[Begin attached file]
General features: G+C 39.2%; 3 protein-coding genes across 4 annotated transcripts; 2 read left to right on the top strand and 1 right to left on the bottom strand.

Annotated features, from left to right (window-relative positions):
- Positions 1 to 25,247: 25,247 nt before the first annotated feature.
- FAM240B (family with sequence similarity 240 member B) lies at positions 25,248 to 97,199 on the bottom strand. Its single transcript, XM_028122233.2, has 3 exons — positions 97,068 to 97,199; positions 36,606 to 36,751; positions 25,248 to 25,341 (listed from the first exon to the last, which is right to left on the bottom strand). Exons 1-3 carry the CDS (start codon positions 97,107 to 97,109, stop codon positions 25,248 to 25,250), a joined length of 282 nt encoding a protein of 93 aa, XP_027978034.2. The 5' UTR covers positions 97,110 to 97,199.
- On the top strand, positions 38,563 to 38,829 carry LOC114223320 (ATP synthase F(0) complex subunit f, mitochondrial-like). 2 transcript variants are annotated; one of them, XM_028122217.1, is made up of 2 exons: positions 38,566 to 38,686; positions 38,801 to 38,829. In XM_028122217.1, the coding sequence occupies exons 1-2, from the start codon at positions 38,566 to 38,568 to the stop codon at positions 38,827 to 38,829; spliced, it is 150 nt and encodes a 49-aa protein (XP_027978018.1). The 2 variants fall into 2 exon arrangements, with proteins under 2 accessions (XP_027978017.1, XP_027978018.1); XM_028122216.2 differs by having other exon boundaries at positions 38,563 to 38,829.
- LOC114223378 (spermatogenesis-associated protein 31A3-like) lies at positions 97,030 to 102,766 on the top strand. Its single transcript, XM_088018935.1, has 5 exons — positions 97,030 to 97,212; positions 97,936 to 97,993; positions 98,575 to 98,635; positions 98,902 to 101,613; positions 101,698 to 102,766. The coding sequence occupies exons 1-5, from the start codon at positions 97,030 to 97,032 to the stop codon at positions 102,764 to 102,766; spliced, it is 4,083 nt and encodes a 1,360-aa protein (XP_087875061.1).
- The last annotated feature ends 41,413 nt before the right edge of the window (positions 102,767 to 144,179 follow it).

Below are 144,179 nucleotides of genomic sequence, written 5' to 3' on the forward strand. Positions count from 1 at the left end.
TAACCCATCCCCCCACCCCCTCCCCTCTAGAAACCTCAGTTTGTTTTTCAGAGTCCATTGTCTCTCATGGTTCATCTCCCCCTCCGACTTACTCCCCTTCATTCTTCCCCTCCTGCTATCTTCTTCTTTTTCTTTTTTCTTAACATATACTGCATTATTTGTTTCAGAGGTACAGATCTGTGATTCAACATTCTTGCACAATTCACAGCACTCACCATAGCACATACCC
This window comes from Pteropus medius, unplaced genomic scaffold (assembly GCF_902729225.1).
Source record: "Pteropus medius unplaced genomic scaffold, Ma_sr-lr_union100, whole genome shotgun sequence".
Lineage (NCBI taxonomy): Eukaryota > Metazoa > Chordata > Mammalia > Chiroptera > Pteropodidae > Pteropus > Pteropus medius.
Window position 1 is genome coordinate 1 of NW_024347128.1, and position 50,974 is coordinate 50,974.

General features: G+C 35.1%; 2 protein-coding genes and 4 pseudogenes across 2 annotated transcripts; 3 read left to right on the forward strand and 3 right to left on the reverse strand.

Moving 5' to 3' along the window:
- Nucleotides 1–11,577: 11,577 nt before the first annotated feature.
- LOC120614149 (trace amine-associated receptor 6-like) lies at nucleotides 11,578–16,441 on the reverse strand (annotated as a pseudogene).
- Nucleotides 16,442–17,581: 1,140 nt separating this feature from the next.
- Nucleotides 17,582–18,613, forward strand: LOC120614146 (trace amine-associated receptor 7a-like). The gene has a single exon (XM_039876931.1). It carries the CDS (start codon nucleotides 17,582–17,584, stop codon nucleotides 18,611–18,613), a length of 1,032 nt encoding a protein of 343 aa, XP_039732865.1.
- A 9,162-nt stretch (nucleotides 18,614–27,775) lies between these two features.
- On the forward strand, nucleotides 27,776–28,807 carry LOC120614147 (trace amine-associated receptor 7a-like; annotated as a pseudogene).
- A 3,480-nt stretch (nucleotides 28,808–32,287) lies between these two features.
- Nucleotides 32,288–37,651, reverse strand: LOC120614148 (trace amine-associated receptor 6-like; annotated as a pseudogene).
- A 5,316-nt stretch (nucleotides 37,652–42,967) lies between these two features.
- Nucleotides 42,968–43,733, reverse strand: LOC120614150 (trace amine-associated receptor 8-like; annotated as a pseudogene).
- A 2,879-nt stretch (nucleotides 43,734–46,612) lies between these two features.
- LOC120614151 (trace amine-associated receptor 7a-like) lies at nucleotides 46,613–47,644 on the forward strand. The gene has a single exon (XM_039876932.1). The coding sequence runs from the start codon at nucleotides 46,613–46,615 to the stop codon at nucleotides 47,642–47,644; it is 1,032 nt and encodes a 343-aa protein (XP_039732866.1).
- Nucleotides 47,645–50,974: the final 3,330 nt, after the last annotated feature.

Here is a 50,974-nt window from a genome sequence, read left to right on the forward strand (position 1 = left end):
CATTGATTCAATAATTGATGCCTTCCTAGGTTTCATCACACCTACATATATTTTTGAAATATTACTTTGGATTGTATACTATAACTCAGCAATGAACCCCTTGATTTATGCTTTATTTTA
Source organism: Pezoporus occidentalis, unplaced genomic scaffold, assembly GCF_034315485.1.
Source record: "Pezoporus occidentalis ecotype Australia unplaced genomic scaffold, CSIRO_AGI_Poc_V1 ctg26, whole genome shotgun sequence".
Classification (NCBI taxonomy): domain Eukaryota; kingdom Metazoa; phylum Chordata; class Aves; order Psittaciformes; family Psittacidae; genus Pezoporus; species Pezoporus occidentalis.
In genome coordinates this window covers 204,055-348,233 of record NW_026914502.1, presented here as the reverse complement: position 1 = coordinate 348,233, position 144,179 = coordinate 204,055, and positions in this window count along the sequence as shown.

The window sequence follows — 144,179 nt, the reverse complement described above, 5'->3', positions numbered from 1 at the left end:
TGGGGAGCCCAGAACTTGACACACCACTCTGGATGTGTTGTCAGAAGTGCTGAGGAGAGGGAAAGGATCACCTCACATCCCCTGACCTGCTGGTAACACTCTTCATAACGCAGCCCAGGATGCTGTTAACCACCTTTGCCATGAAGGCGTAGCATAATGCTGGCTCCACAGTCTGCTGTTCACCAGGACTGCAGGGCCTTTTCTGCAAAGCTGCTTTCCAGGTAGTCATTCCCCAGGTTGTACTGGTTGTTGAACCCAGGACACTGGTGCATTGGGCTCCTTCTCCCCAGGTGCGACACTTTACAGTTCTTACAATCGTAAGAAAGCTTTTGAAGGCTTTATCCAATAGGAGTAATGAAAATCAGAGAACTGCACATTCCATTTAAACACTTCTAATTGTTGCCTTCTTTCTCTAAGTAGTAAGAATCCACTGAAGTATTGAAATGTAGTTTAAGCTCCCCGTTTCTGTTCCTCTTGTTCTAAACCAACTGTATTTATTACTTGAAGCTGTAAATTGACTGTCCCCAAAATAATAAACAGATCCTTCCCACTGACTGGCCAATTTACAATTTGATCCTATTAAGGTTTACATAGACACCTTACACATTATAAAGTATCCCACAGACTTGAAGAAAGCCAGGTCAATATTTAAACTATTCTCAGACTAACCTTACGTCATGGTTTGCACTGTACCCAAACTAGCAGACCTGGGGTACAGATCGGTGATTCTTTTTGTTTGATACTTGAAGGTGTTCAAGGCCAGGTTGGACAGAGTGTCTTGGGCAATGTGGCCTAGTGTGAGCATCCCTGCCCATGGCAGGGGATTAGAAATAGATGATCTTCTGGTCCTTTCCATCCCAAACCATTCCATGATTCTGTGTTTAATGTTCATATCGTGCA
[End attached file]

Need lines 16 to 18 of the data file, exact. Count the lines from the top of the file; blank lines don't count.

- Nucleotides 1–11,577: 11,577 nt before the first annotated feature.
- LOC120614149 (trace amine-associated receptor 6-like) lies at nucleotides 11,578–16,441 on the reverse strand (annotated as a pseudogene).
- Nucleotides 16,442–17,581: 1,140 nt separating this feature from the next.